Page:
#411 Homeworld

Posted: 23rd January 2021 by Jeroen in Games
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925th played so far

Genre: Strategy
Platform: PC
Year of Release: 1999
Developer: Relic Entertainment
Publisher: Sierra Studios

While I’ve played plenty of grand tactics games set in space – Galactic Civilizations and Sins of a Solar Empire come to mind, as well as Stellaris which I really need to dive further into. I don’t remember covering many RTS games that have that setting, though – Star Wars avoids the genre and the Star Trek Armada series isn’t on the list. Beyond that, it feels like all these games have some sort of ground based opponent, or else work on a different strategy level.

Homeworld is a game that offers that, though, a RTS game set in space with at least some additional verticality. It could be a reskin of the same mechanics, but it sounds like it isn’t all that.

Our Thoughts

On the surface, Homeworld is that strategy game set in space. As it should be, it also adds a third dimension to the game – rather than a flat map, Homeworld levels are a 3D sphere, where your space crafts can also move up and down. The interface is mostly good enough not to let that get in your way, as you can usually direct your ships to attack or investigate specific places. There are some times where it doesn’t when you’re just exploring, at which point it mostly just gets confusing. It’s still very playable and easy enough to control, but it takes a second to adjust every once in a while.

Then there’s the story. As you test a colony ship, you jump away from your homeworld and explore movement elsewhere – basically a tutorial on controlling the game. As you come back, your world has been destroyed and you travel around the galaxy to track down the group that destroyed your world and to find a place to settle. It’s pretty decent, giving you an explanation for what you’re doing that threads through everything you do in the level, including some plot-only levels that work well being this in-engine as you explore what happened. It also ties into a neat mechanic where your units carry over between missions. You’re expected to collect them as you go through and, if you’ve got resources left over, it makes sense to use them to build what you can at the end. It’s an anti-climatic end when you’ve otherwise won and could otherwise move on to actually move further.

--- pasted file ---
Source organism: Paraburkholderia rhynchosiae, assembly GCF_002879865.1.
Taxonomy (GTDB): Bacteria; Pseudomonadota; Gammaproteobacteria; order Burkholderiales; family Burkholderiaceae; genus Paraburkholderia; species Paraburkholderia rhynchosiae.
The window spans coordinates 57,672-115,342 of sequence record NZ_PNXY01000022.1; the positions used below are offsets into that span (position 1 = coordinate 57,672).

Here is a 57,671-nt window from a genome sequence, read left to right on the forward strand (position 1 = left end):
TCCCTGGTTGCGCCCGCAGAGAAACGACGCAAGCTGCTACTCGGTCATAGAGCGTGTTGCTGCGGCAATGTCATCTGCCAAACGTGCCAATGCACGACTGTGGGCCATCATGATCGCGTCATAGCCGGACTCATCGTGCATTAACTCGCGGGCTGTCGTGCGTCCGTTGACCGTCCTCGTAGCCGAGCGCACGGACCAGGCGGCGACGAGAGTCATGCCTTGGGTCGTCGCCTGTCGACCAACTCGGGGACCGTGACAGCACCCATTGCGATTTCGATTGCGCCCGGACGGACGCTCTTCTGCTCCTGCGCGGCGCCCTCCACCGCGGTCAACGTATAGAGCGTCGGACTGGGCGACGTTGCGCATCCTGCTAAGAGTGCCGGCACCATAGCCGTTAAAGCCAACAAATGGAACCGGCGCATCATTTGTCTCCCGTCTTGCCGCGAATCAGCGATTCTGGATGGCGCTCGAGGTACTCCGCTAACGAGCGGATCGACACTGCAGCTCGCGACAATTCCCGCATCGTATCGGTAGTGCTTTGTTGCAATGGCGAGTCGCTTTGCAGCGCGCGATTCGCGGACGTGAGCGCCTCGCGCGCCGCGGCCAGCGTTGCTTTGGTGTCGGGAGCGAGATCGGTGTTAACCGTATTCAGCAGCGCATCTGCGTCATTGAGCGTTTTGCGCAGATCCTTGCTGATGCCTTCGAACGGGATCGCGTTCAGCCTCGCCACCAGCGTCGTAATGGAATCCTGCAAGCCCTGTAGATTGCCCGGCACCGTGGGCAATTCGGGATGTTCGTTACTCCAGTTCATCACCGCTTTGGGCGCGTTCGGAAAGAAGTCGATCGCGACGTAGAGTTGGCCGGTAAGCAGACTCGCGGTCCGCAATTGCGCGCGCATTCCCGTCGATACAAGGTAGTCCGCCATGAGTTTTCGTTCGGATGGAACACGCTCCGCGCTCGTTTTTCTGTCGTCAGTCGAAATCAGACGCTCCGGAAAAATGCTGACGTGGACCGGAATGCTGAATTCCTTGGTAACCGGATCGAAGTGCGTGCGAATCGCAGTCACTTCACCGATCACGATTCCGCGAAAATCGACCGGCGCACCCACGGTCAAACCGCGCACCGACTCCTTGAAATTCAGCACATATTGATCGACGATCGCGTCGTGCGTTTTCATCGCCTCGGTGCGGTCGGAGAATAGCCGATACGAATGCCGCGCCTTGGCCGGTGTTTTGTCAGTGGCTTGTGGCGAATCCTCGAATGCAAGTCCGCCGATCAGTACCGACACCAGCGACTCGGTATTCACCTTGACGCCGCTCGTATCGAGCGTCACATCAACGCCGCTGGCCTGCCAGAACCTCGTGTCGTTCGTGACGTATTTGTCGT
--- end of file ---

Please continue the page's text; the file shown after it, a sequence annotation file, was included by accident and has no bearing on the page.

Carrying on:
Final Thoughts

Homeworld is a fun RTS, with the 3D elements making a nice difference in how the game plays. There’s something a bit more dynamic about it, without it ever really getting in the way – a bunch of attack formations make a lot more sense now. With that, the story is intriguing so far and while I’m not expecting major surprises, so far it’s been good to be along for the ride.